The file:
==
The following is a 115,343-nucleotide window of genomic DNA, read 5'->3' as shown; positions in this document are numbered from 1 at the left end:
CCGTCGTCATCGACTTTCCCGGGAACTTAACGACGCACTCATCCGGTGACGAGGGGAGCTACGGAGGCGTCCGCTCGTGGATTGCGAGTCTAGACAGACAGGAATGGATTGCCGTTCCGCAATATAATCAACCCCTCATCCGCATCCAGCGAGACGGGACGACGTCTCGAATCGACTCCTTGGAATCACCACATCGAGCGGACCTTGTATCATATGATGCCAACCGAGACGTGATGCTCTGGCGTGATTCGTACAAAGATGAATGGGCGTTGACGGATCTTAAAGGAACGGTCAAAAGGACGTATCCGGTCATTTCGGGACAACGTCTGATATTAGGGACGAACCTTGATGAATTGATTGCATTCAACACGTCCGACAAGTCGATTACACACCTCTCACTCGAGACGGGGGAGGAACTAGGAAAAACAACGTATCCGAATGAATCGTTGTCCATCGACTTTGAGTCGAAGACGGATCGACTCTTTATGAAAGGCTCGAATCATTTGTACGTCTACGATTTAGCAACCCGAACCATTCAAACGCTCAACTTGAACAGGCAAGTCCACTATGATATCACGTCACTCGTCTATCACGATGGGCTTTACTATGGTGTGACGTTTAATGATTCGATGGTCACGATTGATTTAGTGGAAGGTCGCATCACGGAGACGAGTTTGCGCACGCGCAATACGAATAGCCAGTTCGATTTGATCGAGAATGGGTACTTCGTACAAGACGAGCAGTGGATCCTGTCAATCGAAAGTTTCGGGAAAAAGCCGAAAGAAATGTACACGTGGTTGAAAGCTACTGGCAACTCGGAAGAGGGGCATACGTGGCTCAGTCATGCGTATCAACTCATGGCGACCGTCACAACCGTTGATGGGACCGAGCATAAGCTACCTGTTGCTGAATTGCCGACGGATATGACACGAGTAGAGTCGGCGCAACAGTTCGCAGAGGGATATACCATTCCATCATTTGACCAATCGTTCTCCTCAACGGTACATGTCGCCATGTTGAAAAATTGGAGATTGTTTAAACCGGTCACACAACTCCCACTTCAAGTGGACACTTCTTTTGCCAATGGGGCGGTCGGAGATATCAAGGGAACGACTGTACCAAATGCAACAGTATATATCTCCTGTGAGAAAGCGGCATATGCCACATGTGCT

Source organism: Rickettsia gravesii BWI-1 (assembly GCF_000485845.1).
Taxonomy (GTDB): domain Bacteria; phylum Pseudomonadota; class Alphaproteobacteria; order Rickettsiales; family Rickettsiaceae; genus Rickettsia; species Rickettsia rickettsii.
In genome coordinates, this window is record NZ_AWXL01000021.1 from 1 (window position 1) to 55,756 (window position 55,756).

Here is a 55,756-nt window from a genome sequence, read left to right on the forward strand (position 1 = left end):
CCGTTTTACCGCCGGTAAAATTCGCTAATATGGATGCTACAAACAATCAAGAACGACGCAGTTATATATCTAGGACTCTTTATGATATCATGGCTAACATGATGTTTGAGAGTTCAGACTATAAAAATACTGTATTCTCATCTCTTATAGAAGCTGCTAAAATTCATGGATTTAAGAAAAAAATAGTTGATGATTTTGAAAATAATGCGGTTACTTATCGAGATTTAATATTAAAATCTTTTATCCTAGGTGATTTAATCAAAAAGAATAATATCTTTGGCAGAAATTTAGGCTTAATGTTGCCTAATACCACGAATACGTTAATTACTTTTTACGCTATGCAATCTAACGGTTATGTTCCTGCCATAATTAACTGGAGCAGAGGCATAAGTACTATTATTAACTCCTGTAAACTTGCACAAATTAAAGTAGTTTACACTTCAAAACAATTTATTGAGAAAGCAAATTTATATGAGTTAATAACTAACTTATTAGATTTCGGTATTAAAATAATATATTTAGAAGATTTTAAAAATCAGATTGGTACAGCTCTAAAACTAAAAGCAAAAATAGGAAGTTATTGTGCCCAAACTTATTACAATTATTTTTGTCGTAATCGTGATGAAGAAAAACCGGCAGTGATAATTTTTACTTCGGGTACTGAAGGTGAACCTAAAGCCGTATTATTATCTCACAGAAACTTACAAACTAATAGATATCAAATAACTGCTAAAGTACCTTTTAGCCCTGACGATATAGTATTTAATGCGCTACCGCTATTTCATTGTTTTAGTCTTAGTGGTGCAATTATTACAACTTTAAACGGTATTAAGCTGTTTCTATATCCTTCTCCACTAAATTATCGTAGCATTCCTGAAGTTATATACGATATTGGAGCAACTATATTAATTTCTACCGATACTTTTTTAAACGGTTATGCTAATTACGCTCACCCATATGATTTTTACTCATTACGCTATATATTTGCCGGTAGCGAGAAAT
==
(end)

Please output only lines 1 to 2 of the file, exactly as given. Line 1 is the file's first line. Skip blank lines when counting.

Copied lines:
The following is a 115,343-nucleotide window of genomic DNA, read 5'->3' as shown; positions in this document are numbered from 1 at the left end:
CCGTCGTCATCGACTTTCCCGGGAACTTAACGACGCACTCATCCGGTGACGAGGGGAGCTACGGAGGCGTCCGCTCGTGGATTGCGAGTCTAGACAGACAGGAATGGATTGCCGTTCCGCAATATAATCAACCCCTCATCCGCATCCAGCGAGACGGGACGACGTCTCGAATCGACTCCTTGGAATCACCACATCGAGCGGACCTTGTATCATATGATGCCAACCGAGACGTGATGCTCTGGCGTGATTCGTACAAAGATGAATGGGCGTTGACGGATCTTAAAGGAACGGTCAAAAGGACGTATCCGGTCATTTCGGGACAACGTCTGATATTAGGGACGAACCTTGATGAATTGATTGCATTCAACACGTCCGACAAGTCGATTACACACCTCTCACTCGAGACGGGGGAGGAACTAGGAAAAACAACGTATCCGAATGAATCGTTGTCCATCGACTTTGAGTCGAAGACGGATCGACTCTTTATGAAAGGCTCGAATCATTTGTACGTCTACGATTTAGCAACCCGAACCATTCAAACGCTCAACTTGAACAGGCAAGTCCACTATGATATCACGTCACTCGTCTATCACGATGGGCTTTACTATGGTGTGACGTTTAATGATTCGATGGTCACGATTGATTTAGTGGAAGGTCGCATCACGGAGACGAGTTTGCGCACGCGCAATACGAATAGCCAGTTCGATTTGATCGAGAATGGGTACTTCGTACAAGACGAGCAGTGGATCCTGTCAATCGAAAGTTTCGGGAAAAAGCCGAAAGAAATGTACACGTGGTTGAAAGCTACTGGCAACTCGGAAGAGGGGCATACGTGGCTCAGTCATGCGTATCAACTCATGGCGACCGTCACAACCGTTGATGGGACCGAGCATAAGCTACCTGTTGCTGAATTGCCGACGGATATGACACGAGTAGAGTCGGCGCAACAGTTCGCAGAGGGATATACCATTCCATCATTTGACCAATCGTTCTCCTCAACGGTACATGTCGCCATGTTGAAAAATTGGAGATTGTTTAAACCGGTCACACAACTCCCACTTCAAGTGGACACTTCTTTTGCCAATGGGGCGGTCGGAGATATCAAGGGAACGACTGTACCAAATGCAACAGTATATATCTCCTGTGAGAAAGCGGCATATGCCACATGTGCT